Orthodontic Fundamentals: 2 day online course

I attended Padhraig Fleming’s two-day Orthodontic Fundamentals course in February 2023. The course was delivered online by Padhraig and was aimed as an overview of orthodontic treatment planning and mechanics, the courses started after the pandemic in 2021 and has been a popular course with both orthodontists and trainee / residents, so I thought I would sign up and see what it was like.

The details


The course

The course consists of 6 lectures each day, 50 minutes each, with 3 Q&A sessions. The course was delivered on a weekend between 8am-2pm (UK time), leaving the rest of the day free for weekend frolicking. Day 1 consisted of core topics in orthodontics; class 2, class 3, deep bites, openbites and fixed appliances (mainly straight-wire). Day 2 was more advanced, the earlier session consisting of adult orthodontics, periodontal-orthodontic management, ectopic canines and accelerated orthodontics (spoiler alert – it’s not an appliance); the later session completed the two days with finishing and retention, as it should be in orthodontics.


The lectures were delivered at an easy-to-follow pace and generally started with a macro look at the topic, treatment goals and principles, followed by the main body of the lecture looking at details of clinical practice. The lectures were delivered with an interplay between clinical management and research. A variety of well selected visual methods were used including animations, videos, images and diagrams. Padhraig delved into his own treatment philosophy, his own interpretation of differing philosophies, their pros and cons, and how he has navigated them to decide on his approach. Padhraig presented different clinical options of managing cases, explored the research behind the methods and explained treatment through clinical cases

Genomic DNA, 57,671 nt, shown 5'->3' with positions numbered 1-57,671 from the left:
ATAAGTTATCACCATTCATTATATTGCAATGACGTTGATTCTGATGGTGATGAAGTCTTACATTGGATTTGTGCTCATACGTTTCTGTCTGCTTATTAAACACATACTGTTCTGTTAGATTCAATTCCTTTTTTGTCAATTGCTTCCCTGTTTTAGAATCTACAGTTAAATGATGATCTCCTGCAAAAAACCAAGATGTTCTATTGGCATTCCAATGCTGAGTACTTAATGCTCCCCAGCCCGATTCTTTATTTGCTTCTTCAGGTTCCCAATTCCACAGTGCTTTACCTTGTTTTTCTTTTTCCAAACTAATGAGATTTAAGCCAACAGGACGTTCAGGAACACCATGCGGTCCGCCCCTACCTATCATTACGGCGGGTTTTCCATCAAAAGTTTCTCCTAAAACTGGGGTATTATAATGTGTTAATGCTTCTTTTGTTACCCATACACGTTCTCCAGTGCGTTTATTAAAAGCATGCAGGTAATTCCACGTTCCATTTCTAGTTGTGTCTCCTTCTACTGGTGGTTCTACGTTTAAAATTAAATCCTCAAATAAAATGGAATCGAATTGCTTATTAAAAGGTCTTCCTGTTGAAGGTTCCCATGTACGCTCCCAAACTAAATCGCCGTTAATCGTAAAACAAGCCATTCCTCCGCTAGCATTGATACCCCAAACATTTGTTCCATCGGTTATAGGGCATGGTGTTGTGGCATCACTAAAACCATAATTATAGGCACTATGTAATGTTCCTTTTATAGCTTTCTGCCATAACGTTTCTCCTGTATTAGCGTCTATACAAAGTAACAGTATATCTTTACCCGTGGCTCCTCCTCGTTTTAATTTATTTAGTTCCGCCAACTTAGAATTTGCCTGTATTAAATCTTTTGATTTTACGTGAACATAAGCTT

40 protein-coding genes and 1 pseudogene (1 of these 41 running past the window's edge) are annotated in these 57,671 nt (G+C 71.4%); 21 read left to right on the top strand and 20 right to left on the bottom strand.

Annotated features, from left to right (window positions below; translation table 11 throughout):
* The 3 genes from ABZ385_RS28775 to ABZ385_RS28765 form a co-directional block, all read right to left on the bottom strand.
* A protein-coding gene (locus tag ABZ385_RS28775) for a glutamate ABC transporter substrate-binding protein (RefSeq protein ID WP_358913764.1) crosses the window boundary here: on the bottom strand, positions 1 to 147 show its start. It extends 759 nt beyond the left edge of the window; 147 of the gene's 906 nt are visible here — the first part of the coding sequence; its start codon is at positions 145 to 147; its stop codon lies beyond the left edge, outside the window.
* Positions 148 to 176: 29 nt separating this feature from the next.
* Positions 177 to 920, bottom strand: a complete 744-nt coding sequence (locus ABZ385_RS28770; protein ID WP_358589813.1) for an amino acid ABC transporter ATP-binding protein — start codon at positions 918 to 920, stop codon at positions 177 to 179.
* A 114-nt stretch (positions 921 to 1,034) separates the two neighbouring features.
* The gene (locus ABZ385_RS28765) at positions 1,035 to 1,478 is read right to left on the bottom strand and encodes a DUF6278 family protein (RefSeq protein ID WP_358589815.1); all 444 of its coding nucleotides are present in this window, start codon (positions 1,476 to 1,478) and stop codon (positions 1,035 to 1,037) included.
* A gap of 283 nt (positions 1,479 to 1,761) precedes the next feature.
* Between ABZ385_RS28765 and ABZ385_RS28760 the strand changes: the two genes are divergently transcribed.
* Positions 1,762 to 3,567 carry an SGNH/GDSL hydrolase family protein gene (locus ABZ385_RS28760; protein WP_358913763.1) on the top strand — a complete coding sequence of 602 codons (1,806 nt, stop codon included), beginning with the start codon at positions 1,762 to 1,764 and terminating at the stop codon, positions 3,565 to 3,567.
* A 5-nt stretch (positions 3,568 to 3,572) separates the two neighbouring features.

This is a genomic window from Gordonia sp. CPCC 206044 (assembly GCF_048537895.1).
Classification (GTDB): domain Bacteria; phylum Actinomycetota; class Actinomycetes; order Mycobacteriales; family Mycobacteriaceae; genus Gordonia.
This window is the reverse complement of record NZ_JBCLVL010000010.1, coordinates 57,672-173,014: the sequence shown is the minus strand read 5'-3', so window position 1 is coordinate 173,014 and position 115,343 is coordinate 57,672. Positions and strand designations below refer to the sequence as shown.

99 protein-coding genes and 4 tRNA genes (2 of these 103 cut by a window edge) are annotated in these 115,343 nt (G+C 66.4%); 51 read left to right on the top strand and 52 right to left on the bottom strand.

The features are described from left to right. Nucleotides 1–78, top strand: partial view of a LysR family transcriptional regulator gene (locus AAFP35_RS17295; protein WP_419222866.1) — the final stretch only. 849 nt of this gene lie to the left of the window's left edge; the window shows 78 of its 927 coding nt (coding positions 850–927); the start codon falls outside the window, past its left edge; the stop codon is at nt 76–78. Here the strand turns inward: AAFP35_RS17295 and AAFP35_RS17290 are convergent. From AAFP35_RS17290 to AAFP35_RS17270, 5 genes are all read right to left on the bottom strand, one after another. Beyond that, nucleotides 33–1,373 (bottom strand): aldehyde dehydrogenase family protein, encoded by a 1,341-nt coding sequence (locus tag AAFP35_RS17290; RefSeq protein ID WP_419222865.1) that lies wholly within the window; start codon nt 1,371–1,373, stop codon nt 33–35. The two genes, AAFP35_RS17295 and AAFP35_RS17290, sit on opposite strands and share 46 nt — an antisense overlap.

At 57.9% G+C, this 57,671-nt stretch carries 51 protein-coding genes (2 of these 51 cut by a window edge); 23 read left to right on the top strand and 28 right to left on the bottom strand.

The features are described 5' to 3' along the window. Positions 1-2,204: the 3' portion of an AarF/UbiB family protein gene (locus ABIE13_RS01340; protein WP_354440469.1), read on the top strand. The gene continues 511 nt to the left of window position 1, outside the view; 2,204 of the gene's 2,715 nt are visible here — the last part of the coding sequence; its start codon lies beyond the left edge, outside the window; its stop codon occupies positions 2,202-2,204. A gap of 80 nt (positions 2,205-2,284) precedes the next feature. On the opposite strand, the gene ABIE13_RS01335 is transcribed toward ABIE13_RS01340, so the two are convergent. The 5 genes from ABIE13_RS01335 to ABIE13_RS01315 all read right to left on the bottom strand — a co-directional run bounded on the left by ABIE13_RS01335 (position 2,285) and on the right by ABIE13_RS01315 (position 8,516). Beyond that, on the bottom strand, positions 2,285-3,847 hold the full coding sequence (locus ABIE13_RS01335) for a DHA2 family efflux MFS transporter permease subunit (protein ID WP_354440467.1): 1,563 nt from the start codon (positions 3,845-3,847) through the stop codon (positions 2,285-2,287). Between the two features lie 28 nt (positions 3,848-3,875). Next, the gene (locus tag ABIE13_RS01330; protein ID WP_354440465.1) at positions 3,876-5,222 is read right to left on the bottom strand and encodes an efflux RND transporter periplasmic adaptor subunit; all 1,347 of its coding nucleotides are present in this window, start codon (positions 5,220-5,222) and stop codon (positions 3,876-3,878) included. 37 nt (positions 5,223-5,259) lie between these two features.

Q&As were done after every second lecture and hosted by one of Padhraig’s team, which allowed a good discussion and prevented repeat questions. An e-book pdf of notes from the two days was provided. Booking was straightforward and managed through Caroline the administer at and the booking website. 

What was good?

Clinical focus: I was concerned with Padhraig being a seasoned academic, the course would be academic centric, however I was glad the course was clinically centred, with research used to support clinical practice. Padhraig presented relevant papers to the topics, and guided the audience into the interpretation of the research into clinical practice. It was great to see a variety of quality of evidence presented, from top drawer systematic reviews to technique reports (such as William Clark’s Twinblock papers), and Padhraig’s use of them, highlighting there is still a lot of clinical practice we partake in which has little evidence.  Padhraig discussed areas of little research in depth from a clinical aspect, with the audience able to take clinical tips, albeit ‘low quality’ evidence, still valuable information.